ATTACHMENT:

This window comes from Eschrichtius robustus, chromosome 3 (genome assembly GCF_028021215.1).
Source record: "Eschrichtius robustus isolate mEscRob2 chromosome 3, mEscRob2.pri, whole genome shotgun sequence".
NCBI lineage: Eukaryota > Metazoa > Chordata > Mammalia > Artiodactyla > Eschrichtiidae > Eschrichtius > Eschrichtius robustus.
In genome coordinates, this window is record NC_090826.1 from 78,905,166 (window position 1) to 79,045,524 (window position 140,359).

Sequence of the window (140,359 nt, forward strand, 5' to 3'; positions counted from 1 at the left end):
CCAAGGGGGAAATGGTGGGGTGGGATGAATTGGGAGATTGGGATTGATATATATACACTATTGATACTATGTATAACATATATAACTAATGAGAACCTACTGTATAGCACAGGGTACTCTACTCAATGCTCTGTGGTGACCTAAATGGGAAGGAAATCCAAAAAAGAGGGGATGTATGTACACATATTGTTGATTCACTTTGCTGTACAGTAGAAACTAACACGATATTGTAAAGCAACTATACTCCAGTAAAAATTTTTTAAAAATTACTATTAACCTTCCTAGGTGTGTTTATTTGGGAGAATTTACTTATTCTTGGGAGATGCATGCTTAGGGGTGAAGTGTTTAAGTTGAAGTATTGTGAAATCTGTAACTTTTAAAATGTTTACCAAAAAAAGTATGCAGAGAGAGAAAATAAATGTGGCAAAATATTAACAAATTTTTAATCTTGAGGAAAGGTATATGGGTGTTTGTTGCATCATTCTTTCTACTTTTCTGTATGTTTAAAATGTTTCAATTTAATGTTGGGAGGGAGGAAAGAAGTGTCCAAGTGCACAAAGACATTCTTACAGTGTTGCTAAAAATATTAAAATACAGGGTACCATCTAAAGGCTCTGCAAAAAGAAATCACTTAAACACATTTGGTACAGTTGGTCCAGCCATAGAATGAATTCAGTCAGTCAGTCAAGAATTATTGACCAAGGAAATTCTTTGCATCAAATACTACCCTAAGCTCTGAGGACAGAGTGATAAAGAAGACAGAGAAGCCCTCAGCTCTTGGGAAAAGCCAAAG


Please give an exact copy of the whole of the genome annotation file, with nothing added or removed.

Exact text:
This window comes from Eschrichtius robustus, chromosome 3 (genome assembly GCF_028021215.1).
Source record: "Eschrichtius robustus isolate mEscRob2 chromosome 3, mEscRob2.pri, whole genome shotgun sequence".
NCBI lineage: Eukaryota > Metazoa > Chordata > Mammalia > Artiodactyla > Eschrichtiidae > Eschrichtius > Eschrichtius robustus.
In genome coordinates, this window is record NC_090826.1 from 78,905,166 (window position 1) to 79,045,524 (window position 140,359).

Sequence of the window (140,359 nt, forward strand, 5' to 3'; positions counted from 1 at the left end):
CCAAGGGGGAAATGGTGGGGTGGGATGAATTGGGAGATTGGGATTGATATATATACACTATTGATACTATGTATAACATATATAACTAATGAGAACCTACTGTATAGCACAGGGTACTCTACTCAATGCTCTGTGGTGACCTAAATGGGAAGGAAATCCAAAAAAGAGGGGATGTATGTACACATATTGTTGATTCACTTTGCTGTACAGTAGAAACTAACACGATATTGTAAAGCAACTATACTCCAGTAAAAATTTTTTAAAAATTACTATTAACCTTCCTAGGTGTGTTTATTTGGGAGAATTTACTTATTCTTGGGAGATGCATGCTTAGGGGTGAAGTGTTTAAGTTGAAGTATTGTGAAATCTGTAACTTTTAAAATGTTTACCAAAAAAAGTATGCAGAGAGAGAAAATAAATGTGGCAAAATATTAACAAATTTTTAATCTTGAGGAAAGGTATATGGGTGTTTGTTGCATCATTCTTTCTACTTTTCTGTATGTTTAAAATGTTTCAATTTAATGTTGGGAGGGAGGAAAGAAGTGTCCAAGTGCACAAAGACATTCTTACAGTGTTGCTAAAAATATTAAAATACAGGGTACCATCTAAAGGCTCTGCAAAAAGAAATCACTTAAACACATTTGGTACAGTTGGTCCAGCCATAGAATGAATTCAGTCAGTCAGTCAAGAATTATTGACCAAGGAAATTCTTTGCATCAAATACTACCCTAAGCTCTGAGGACAGAGTGATAAAGAAGACAGAGAAGCCCTCAGCTCTTGGGAAAAGCCAAAG